What's new? How much does it cost? And how does it perform? Jack Backhouse brings you the low down on Wilson's new Dynapwr driver
How does the titanium version of Wilson’s new Dynapwr driver perform? Find out in our Wilson Dynapwr driver review.
Wilson Dynapwr driver review: NCG Summary
I love the classic look of the titanium Wilson head; it’s pair-shaped head is quite traditional and a shape that a lot of golfers are going to like.
I think golfers are going to be extremely happy when they get their hands on the Dynapwr. It’s high launching and slightly draw-biased to help players get the ball in the fairway more often
- Smaller more classic shape
- Very forgiving
- Centred hits gave very competitive ball speeds compared to more expensive drivers
- Non centred centre of gravity won’t suit players who hook the ball
Wilson Dynapwr driver
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The aesthetics of the new Dynapwr are head and shoulders above last year’s D9. Wilson have gone with a matte crown with red detail which makes the head look nice and compact. You would never know from addressing the ball that this was a high-launching, draw-biased driver. You stand over it and it almost asks to be hit as hard as you can.
I was a huge fan of the Wilson D9 driver, is performed well, looked premium and was very reasonably priced. The Wilson have reimagined the driver this year and the Dynapwr is very different, but certainly for the better.
Straight away the shaping is very different, it’s now much more pear-shaped than before and looks solid behind the ball. The red detailing is subtle but frames the head nicely. The head feels quite light in the swing which encourages you to swing hard, which I really like.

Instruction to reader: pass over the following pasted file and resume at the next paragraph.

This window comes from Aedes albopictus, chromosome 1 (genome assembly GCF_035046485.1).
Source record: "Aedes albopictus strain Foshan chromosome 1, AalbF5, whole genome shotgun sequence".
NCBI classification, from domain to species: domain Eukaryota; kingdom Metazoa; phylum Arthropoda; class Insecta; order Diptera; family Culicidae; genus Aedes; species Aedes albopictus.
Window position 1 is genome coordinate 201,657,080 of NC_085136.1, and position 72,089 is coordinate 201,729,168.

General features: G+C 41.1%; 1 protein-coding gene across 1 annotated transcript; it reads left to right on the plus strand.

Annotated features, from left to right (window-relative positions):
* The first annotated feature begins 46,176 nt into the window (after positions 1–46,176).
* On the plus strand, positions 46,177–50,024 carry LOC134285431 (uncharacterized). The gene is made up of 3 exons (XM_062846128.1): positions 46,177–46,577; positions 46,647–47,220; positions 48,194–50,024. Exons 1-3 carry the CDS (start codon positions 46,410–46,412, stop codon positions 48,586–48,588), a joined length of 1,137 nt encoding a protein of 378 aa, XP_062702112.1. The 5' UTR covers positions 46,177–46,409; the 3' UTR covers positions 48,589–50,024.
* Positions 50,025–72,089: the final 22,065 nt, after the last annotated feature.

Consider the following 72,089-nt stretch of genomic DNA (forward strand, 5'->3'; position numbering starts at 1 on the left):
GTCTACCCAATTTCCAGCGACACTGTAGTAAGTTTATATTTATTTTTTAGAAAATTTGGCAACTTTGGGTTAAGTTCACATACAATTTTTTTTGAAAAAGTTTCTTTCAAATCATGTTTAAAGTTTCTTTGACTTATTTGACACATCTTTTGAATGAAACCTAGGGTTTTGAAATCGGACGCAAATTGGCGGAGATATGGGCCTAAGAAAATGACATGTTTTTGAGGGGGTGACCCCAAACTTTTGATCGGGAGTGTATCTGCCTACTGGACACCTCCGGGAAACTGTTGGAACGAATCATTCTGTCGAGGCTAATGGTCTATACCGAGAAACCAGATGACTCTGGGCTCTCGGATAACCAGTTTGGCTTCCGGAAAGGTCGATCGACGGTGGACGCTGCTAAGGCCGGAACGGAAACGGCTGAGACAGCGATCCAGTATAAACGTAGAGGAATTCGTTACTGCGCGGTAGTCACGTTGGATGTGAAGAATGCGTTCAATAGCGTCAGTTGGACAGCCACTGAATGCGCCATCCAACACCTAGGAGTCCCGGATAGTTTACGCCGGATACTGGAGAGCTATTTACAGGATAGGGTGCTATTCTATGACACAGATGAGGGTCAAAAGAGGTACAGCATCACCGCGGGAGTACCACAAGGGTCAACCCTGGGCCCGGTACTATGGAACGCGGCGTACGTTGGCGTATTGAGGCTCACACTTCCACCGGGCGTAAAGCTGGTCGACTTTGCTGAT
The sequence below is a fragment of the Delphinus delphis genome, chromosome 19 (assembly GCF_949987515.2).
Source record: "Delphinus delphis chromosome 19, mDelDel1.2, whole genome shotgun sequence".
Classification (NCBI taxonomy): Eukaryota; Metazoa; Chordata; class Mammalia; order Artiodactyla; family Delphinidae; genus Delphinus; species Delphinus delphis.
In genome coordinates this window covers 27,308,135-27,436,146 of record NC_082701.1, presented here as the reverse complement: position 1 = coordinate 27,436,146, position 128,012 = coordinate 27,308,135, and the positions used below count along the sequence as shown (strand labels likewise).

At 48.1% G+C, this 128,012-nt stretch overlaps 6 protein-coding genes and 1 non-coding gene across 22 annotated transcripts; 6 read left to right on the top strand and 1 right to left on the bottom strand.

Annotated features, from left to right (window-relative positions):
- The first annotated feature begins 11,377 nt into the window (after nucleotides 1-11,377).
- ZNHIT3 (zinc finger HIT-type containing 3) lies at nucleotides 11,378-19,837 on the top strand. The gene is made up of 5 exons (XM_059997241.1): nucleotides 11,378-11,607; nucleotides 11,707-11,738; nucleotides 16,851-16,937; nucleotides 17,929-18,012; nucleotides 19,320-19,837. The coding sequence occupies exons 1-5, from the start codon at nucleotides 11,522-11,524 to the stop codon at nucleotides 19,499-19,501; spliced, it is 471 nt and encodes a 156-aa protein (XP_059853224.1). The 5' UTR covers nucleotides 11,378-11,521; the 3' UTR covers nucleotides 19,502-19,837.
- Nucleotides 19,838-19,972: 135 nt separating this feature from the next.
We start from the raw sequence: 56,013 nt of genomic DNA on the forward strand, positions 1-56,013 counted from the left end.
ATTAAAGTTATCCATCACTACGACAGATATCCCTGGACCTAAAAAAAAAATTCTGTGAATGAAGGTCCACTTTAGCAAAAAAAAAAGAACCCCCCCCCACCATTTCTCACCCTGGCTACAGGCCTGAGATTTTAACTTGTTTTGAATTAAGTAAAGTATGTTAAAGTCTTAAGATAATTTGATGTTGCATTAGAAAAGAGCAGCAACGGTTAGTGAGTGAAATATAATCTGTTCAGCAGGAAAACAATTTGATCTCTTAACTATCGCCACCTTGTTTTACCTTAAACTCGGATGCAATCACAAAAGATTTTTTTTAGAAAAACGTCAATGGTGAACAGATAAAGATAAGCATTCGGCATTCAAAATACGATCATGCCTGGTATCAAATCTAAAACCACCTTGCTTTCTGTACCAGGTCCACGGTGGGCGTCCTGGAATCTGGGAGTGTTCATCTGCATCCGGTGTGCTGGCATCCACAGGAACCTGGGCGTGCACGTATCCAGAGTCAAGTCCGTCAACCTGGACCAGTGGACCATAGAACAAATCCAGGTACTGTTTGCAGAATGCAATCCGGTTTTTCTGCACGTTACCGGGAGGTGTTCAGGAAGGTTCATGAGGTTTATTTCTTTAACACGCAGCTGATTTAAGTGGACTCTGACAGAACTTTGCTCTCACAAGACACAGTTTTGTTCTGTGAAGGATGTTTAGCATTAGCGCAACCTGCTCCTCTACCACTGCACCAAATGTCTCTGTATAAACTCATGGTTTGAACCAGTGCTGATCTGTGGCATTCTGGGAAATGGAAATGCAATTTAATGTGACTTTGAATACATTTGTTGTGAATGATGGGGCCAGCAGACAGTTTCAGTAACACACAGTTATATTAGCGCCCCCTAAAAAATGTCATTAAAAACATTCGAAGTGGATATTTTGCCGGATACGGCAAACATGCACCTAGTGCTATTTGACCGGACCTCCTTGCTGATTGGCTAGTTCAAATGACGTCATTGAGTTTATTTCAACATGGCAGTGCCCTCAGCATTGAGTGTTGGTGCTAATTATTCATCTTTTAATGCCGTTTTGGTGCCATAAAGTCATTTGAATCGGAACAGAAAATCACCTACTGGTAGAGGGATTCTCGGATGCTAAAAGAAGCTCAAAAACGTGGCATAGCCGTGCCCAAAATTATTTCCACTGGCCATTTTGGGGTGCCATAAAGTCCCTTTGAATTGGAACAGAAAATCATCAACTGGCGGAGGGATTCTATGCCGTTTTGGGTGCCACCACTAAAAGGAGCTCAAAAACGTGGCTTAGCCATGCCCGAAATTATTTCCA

On average I carried this 262.4 yards with my longest at 271. This is exceedingly long as I tested this club on a frosty morning at -2 degrees so I wasn’t expecting much in terms of distance and speed.
The 156.4 mph average ball speed is pretty good, with my fasted at 162.6 mph probably one of the fasted ball speeds I’ve seen on test this year, so huge props to Wilson for that.
We can thank artificial intelligence for this impressive speed. Wilson, like many other brands this year, have enlisted the help of computers and A.I. to run thousands of calculations to produce a club face with variable thickness to maximise ball speeds.
I did make a few bad swings that produced iffy strikes but I didn’t lose much if any performance on the launch monitor. Wilson have put a 16g weight at the back of the club which drags back the centre of gravity and increases MOI, making it really easy to hit, and easy to hit straight.
Interestingly the CoG of the driver is not in the centre of the head and is just misaligned from the sweet spot. The heel-biased centre of gravity is to help golfers who fade the ball straighten their flight, or to give better players a more consistent draw shape.
I wouldn’t normally use a draw-biased head but the shots I produced were really consistent, with none finishing to the right of the target. This predictability could be a real asset to me out on the course and it is definitely worth considering.
Forgiveness is a huge factor when it comes to picking the right driver, and this has to be one of the most forgiving out available at the moment. It is also incredibly adjustable, which we didn’t see in last year’s driver, but this is a huge win for golfers who can now really customise their flight.
The final big win with the Dynapwr driver is its price. It’s 2023 and drivers are topping out at £600, this £370 RRP is almost a breath of fresh air, as you’re getting brilliant technology at a price that won’t sink the ship.
Wilson loyalists are absolutely going to love this driver, and I can see a lot of golfers also moving over to Wilson in 2023.
Wilson Dynapwr driver review: The Details
Available: March 2023
Lofts: 9˚, 10.5˚, 13˚
Featured shafts: Fujkura Ventus Blue & Project X HZRDUS Smoke Red RDX
Grips: Lamkin Crossline 360
More information: Wilson Website
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